Uncertainty over the course of Greece’s bailout negotiations is expected to continue as negotiations look set to continue beyond the end of February, possibly into March.
Eurogroup chief Jeroen Dijsselbloem revealed on Tuesday that an agreement at the 20 February Eurogroup meeting to conclude the review of the Greek bailout program is not likely.
In a statement circulated by Reuters, the Eurogroup chairman said the informal deadline will be missed but the situation with the Greek program is not a “serious crisis”.
Athens has yet to inform its international creditors if it accepts the latest proposal put on the table by the latter. An agreement to wrap up the review – most probably involving a fresh package of tough austerity measures – would pave the way for Greece being included in the European Central Bank’s quantitative easing program.
However, as things stand, a return of creditors’ negotiators to Athens has yet to be fixed. Greek government spokesman Dimitris Tzanakopoulos told reporters on Tuesday that the deal being discussed by the government involves no new austerity measures.
According to Greek Finance Minister, Euclid Tsakalotos, Athens wants to achieve a “political solution” on the whole package of measures – including reforms, primary surplus targets, mid-term debt relief – by February 20 and iron out its details later.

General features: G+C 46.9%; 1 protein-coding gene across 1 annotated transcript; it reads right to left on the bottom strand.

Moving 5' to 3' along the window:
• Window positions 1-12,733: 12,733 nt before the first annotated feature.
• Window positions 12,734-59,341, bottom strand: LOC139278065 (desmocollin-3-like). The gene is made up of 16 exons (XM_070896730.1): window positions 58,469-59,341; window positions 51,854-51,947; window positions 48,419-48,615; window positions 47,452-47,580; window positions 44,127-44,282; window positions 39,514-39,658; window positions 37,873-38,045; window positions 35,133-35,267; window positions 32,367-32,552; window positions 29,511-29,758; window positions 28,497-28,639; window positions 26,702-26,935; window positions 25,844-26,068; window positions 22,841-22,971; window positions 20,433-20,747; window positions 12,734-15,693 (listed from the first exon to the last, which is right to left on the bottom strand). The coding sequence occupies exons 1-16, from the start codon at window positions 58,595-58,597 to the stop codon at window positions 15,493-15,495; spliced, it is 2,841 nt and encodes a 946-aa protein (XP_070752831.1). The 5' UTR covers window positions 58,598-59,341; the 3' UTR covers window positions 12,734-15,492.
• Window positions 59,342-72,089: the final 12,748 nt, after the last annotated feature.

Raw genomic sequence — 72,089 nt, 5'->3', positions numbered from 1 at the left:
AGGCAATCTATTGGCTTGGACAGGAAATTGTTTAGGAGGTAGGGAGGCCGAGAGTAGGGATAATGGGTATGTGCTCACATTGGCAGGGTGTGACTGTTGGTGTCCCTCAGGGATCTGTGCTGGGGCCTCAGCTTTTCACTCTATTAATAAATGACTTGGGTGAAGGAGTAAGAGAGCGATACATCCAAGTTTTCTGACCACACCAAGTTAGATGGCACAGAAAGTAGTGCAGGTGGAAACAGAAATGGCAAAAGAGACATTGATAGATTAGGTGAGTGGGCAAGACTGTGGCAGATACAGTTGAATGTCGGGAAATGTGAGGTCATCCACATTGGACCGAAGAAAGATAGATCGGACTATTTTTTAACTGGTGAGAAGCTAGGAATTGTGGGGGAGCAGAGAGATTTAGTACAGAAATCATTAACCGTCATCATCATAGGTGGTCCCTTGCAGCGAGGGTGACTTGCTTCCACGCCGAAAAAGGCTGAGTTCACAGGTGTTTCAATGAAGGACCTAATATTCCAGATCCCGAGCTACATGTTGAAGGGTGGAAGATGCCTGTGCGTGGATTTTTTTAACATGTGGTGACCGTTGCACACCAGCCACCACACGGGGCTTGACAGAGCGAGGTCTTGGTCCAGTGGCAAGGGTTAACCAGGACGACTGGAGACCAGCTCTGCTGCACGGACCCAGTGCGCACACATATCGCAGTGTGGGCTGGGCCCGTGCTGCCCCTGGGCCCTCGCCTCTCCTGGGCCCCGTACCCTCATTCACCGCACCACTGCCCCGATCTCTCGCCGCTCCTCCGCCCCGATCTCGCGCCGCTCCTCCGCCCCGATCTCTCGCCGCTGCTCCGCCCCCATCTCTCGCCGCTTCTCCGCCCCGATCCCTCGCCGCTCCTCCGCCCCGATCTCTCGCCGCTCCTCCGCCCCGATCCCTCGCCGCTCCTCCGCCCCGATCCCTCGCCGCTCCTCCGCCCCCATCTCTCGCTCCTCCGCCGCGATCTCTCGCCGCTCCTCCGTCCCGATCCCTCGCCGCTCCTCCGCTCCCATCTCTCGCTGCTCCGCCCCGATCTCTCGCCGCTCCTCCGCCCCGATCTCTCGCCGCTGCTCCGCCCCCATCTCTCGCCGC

The outlook for the resumption of Greece’s bailout negotiations remains unclear as European Economic Monetary Affairs Commissioner Pierre Moscovici is expected in Athens for talks on Wednesday. Greek government sources hint that the visit could prove crucial as European creditors are thought to be pushing for a deal.
Meanwhile, French Prime Minister Bernard Cazeneuve argued on Tuesday that Greece must not be forced to implement “unbearable” measures. After meeting in Berlin with German Chancellor Angela Merkel, Cazeneuve said he “sensed a sincere desire on her part to work towards a solution in which everyone respects their responsibilities” adding that Greece, however, must keep implementing agreed reforms.
The Greek government wants to avoid talks dragging on as Dutch elections are scheduled for March 15 and a possible political change in the country could affect the Greek bailout. Additionally, on March 9 a meeting of the ECB’s Executive Board is scheduled, which could decide Greece’s inclusion in the quantitative easing program./IBNA